Global Gender Program
Development in Pakistan through Women’s Empowerment
The Global Gender Program received a $1 million grant from the U.S. Department of State to support a three-year (2014-2016) partnership between GGP and Lahore College Women’s University (LCWU) in Pakistan. At GW, faculty leading the project are Barbara Miller, director of the Elliott School's Global Gender Program and professor of anthropology and international affairs, and Shaista Khilji, professor of human and organizational learning in the Graduate School of Education and Human Development and faculty member of the Elliott School and the GGP. Leading the partnership at LCWU is Sarah Shahed, chair of the Department of Gender and Development Studies. The two groups will work together to share knowledge and understanding about women’s status and empowerment in both Pakistan and the U.S. Another goal is to build capacity of faculty and students at LCWU, and during the first year, the partnership will focus on the curriculum of LCWU's M.A. degree program. Each year, GW will host video conferences and provide webinars to facilitate intellectual exchange and cross-cultural understanding of shared challenges and solutions. Faculty and student exchanges will further contribute to the goals of the partnership. Every year, several LCWU MA students will attend classes at GW in the second summer session. LCWU faculty will visit GW to offer lectures and develop collaborative research projects, and GW faculty will spend time at LCWU delivering courses.
Women and Water in South and Central Asia:
Building International Social Capital for Sustainable Peace and Development
This project, funded by the State Department, will support Track II diplomacy (people-to-people relations) and enhance capacity on water resource management as a key element in enhancing stability and prosperity in Central and South Asia. It brings together young women social entrepreneurs and activists from Kyrgyzstan, Tajikistan, Afghanistan, Pakistan and India, to discuss their experiences, best practices, and innovative solutions related to community-level water management. It will also connect them to U.S. institutions and the policy community working on water management and women's participation. The project includes in-person and virtual exchanges in the Central and South Asian region and in Washington DC, video and web content production, and curriculum development. The award is for nearly $300,000 and extends from January 2013 to December 2015. The principal investigator is Marlene Laruelle, research professor of international affairs with the Central Asia Program of the Elliott School's Institute for European, Russian and Eurasian Studies; the co-principal investigator is Ariana Rabindranath, associate director of the Global Gender Program of the Elliott School's Institute for Global and International Studies (IGIS). Two other affiliated faculty are Deepa Ollapally of the Sigur Center for Asian Studies and Barbara Miller of IGIS and the Global Gender Program.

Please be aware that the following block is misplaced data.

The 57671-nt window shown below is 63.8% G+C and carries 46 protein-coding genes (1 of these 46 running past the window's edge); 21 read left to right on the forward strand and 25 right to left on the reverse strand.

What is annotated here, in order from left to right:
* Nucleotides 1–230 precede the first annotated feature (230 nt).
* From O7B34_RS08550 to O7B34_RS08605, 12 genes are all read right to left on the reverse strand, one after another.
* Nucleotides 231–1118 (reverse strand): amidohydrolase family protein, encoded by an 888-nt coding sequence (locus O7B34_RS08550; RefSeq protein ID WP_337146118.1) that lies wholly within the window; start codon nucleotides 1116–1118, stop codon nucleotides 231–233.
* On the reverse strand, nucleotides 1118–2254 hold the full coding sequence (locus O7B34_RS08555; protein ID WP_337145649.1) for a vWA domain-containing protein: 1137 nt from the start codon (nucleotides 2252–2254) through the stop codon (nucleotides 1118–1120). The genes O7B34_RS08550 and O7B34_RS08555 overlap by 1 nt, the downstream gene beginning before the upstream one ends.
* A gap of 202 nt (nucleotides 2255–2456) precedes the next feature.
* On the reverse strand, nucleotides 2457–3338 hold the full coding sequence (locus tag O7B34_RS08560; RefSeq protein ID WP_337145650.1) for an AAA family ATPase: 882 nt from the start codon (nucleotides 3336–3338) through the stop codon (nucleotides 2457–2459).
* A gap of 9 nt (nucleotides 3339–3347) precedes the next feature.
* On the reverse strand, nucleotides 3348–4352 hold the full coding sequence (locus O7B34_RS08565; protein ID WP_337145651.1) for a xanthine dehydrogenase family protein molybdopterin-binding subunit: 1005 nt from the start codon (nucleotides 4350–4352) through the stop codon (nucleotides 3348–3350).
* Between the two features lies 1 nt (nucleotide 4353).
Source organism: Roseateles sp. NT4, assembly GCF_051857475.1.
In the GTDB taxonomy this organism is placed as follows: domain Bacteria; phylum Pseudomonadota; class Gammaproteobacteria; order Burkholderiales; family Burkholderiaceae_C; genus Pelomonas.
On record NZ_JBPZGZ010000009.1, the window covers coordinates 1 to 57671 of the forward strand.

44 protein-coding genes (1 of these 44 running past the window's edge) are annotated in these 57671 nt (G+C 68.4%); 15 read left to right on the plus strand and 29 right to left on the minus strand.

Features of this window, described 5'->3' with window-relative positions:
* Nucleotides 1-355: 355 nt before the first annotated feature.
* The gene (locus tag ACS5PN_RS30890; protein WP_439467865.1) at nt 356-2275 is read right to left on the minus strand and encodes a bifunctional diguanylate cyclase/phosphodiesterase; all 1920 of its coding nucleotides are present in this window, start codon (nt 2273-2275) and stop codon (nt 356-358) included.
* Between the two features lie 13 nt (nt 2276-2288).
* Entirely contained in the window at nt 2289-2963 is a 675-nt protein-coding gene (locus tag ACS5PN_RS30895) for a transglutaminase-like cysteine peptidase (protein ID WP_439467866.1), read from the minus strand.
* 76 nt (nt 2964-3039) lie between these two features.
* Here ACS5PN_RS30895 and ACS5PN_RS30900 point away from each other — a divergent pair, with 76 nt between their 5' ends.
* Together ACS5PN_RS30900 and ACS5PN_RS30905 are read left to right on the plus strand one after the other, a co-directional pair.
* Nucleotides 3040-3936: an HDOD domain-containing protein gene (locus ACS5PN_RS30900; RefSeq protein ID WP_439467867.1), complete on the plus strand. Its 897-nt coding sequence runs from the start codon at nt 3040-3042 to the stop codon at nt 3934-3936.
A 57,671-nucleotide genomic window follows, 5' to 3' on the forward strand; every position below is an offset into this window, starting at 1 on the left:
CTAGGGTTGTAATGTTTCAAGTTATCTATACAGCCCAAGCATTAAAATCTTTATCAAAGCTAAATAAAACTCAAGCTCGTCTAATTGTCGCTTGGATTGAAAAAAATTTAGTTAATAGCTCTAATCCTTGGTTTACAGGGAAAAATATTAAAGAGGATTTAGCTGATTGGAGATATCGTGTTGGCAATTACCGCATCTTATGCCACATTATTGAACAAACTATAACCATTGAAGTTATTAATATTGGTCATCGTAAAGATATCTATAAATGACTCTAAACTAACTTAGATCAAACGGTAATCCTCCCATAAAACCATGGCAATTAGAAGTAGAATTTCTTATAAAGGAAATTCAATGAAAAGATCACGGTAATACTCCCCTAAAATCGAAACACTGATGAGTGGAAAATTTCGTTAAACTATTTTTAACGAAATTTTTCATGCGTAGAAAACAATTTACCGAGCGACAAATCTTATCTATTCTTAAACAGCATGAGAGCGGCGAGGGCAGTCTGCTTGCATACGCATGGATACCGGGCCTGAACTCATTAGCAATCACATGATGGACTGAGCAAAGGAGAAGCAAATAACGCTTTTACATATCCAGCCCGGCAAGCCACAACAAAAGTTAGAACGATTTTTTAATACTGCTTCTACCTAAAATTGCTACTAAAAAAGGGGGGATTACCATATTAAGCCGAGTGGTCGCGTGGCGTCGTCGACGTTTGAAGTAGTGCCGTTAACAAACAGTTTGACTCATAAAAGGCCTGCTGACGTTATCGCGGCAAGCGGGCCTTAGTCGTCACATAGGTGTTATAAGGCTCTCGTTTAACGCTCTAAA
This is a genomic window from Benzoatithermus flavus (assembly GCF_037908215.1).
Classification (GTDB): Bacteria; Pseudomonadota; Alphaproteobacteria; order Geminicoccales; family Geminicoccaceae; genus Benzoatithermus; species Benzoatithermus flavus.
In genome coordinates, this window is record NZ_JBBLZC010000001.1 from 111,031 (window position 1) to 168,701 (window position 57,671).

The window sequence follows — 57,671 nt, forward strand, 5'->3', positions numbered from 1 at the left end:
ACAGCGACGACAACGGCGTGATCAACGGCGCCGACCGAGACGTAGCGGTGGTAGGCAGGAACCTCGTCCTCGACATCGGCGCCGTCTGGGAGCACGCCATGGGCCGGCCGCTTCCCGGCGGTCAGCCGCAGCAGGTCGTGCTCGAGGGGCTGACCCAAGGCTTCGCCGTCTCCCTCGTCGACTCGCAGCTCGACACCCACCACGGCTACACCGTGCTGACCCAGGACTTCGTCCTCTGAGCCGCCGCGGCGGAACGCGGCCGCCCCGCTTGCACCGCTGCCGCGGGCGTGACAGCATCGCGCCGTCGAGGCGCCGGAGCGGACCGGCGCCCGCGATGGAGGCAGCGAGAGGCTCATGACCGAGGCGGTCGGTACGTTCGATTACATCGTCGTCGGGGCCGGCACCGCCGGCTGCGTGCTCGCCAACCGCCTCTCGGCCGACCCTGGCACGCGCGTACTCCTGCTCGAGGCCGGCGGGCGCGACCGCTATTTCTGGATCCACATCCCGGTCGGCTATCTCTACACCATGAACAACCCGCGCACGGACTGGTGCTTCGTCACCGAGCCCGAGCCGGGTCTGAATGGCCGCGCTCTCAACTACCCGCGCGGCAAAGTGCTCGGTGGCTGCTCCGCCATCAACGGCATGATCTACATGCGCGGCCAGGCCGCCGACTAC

Women and Healthy Sustainable Societies
The Global Gender Program received a grant of $18,000 from Conservation International (CI) for a policy review to support CI's initiative, "Women and Healthy Sustainable Societies". The GGP research team comprised Ariana Leon Rabindranath, then associate director of the Global Gender Program, and Pierre Pratley, then pre-doctoral fellow. They collected existing international, regional, and national level policies about freshwater conservation, food security, climate change adaptation, and improved livelihoods in Kenya, Tanzania and Uganda, and then reviewed their inclusion of a gender dimension.
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